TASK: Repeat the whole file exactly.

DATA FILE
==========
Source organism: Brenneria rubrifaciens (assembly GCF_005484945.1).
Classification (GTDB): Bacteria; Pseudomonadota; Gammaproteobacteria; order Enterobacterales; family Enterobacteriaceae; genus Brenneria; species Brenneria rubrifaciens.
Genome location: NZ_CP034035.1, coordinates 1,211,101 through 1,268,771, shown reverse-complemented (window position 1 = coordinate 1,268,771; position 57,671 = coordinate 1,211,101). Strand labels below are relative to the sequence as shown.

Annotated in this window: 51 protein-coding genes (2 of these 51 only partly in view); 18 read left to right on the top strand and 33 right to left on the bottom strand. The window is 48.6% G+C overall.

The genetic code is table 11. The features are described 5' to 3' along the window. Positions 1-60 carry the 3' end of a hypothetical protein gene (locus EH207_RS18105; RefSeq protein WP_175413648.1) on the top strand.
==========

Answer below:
Source organism: Brenneria rubrifaciens (assembly GCF_005484945.1).
Classification (GTDB): Bacteria; Pseudomonadota; Gammaproteobacteria; order Enterobacterales; family Enterobacteriaceae; genus Brenneria; species Brenneria rubrifaciens.
Genome location: NZ_CP034035.1, coordinates 1,211,101 through 1,268,771, shown reverse-complemented (window position 1 = coordinate 1,268,771; position 57,671 = coordinate 1,211,101). Strand labels below are relative to the sequence as shown.

Annotated in this window: 51 protein-coding genes (2 of these 51 only partly in view); 18 read left to right on the top strand and 33 right to left on the bottom strand. The window is 48.6% G+C overall.

The genetic code is table 11. The features are described 5' to 3' along the window. Positions 1-60 carry the 3' end of a hypothetical protein gene (locus EH207_RS18105; RefSeq protein WP_175413648.1) on the top strand.